When dealt a hand of cards, the goal is to play them as best you can. In other words, be constructive. The COVID-19 virus has given agents a wonderful opportunity to rethink insurance in general and their operations specifically. I’m going to start with a brief synopsis of what insurance is designed to protect.
Many writers have written that the pandemic is a Black Swan event (a few creative writers have stretched for more exotic animals, but a Black Swan is more applicable to insurance). Black Swan events were brought to the financial world’s attention through Nassim Nicholas Taleb’s book, “The Black Swan,” which gained considerable popularity for its seemingly prescient prediction of the credit crisis. Taleb considers how luck, uncertainty, randomness and risk all coincide and how, as the subtitle suggests, The Impact of the Highly Improbable can be managed.
The pandemic was absolutely expected by the scientific community, if not by regular citizens and politicians. I think one might conclude that insurance carriers expected it, too, because of the exclusions they built into their policies. Insurance is designed for Black Swan events, but in many ways carriers, agents and the public have lost this perspective. Insurance is designed to restore the policyholder to the financial status (a balance sheet position) enjoyed immediately prior to the unexpected loss. Insurance would not be affordable if the losses were expected. Those are maintenance policies.
Moreover, insurance would not be affordable if the events were unexpected but occurred frequently. A really good example of how insurance companies have lost track of this point is in my home state of Colorado. For some reason, insurance company after insurance company has opened up in this state for property without realizing that hail happens all the time in all of the major population centers. Hail should be expected to affect a large number of properties on a fairly regular basis, if on an irregular schedule.
A good play to make with poor cards is to simply rethink and go back to the basics of what insurance is designed to do. Then, build your agency and value proposition to clients from there. Insurance is a fantastic tool for reinstating a person’s wealth to its position immediately prior to a highly unexpected and relatively rare event. While auto crashes occur all the time, auto crashes per capita are relatively rare, and outside of fraud, always unexpected.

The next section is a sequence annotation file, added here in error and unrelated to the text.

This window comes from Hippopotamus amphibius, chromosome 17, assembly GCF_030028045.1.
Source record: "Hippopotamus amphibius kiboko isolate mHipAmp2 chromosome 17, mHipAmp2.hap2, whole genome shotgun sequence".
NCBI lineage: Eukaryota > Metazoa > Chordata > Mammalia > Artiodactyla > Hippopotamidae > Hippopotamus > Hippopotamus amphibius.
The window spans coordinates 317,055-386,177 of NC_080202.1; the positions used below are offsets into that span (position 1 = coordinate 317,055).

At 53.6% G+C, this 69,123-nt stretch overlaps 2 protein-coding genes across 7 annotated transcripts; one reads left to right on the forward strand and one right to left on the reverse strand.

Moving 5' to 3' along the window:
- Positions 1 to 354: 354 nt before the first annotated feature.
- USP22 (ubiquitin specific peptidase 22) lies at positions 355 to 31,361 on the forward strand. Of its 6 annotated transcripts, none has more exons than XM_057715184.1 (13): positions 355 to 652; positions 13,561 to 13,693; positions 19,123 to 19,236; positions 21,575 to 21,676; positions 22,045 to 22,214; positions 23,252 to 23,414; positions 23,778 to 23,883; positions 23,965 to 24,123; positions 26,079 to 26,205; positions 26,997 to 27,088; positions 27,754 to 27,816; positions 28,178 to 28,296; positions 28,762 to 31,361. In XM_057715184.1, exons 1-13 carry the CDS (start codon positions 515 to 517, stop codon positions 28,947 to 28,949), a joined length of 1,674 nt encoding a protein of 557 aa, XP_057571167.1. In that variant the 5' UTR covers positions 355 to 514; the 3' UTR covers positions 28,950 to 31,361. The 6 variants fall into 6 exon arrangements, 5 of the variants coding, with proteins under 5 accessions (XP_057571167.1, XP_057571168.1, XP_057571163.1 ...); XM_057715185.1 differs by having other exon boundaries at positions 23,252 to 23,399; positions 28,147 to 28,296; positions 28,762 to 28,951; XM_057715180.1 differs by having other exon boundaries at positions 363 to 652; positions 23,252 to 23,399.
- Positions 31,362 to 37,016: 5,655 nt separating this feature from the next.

E&O claims often occur because agents fail to address unexpected and rare events. Business income coverage is a great example in this environment. Claims are virtually always unexpected and relatively one of the rarer insurance claims. Insureds are, therefore, less likely to recognize this exposure as an important insurance coverage. Agents are less likely to recognize it. too (ignoring for the moment most agents’ lack of adequate understanding of this coverage). If both parties fail to recognize its importance, the odds of an insured having adequate coverage if an unexpected business income claim occurs is low.
I read a quote from a business owner who had a pandemic-related business income claim denied. He said something to the effect of, “But that is what I thought insurance was for! That is what I thought I’d bought.” I don’t know anything about that particular claim, but my guess is that he never read his policy and maybe even if he did read it he did not understand the need for pandemic business income coverage. There is no reason to expect he should have.
Humans have an incredibly difficult time understanding the unknown. Humans do not have a great ability to appreciate the importance of Black Swan events. (I encourage you to read Taleb’s book “The Black Swan” and his book on fragility, “Antifragile: Things That Gain From Disorder.”) Yet insurance is designed for Black Swan events. Arguably, insurance is designed for larger-probability events than Black Swan events but still at the tail end of the normal curve. This is why actuaries are employed. This is also why claim stories are so much fun and fascinating and often earn the sobriquet of, “You can’t make this stuff up!” You can’t make up the claims stories, because they are rare and unexpected.